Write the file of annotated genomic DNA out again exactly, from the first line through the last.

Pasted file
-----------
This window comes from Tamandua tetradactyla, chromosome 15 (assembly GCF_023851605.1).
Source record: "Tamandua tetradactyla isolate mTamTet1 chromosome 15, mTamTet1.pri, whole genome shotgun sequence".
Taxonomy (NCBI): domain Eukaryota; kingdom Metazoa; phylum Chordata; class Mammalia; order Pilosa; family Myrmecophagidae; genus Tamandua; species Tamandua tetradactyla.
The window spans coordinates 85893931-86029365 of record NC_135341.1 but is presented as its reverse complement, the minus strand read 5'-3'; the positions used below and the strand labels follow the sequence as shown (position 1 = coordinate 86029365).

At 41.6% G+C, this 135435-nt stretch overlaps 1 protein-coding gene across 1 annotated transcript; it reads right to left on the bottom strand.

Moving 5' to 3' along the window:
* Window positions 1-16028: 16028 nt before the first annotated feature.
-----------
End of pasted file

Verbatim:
This window comes from Tamandua tetradactyla, chromosome 15 (assembly GCF_023851605.1).
Source record: "Tamandua tetradactyla isolate mTamTet1 chromosome 15, mTamTet1.pri, whole genome shotgun sequence".
Taxonomy (NCBI): domain Eukaryota; kingdom Metazoa; phylum Chordata; class Mammalia; order Pilosa; family Myrmecophagidae; genus Tamandua; species Tamandua tetradactyla.
The window spans coordinates 85893931-86029365 of record NC_135341.1 but is presented as its reverse complement, the minus strand read 5'-3'; the positions used below and the strand labels follow the sequence as shown (position 1 = coordinate 86029365).

At 41.6% G+C, this 135435-nt stretch overlaps 1 protein-coding gene across 1 annotated transcript; it reads right to left on the bottom strand.

Moving 5' to 3' along the window:
* Window positions 1-16028: 16028 nt before the first annotated feature.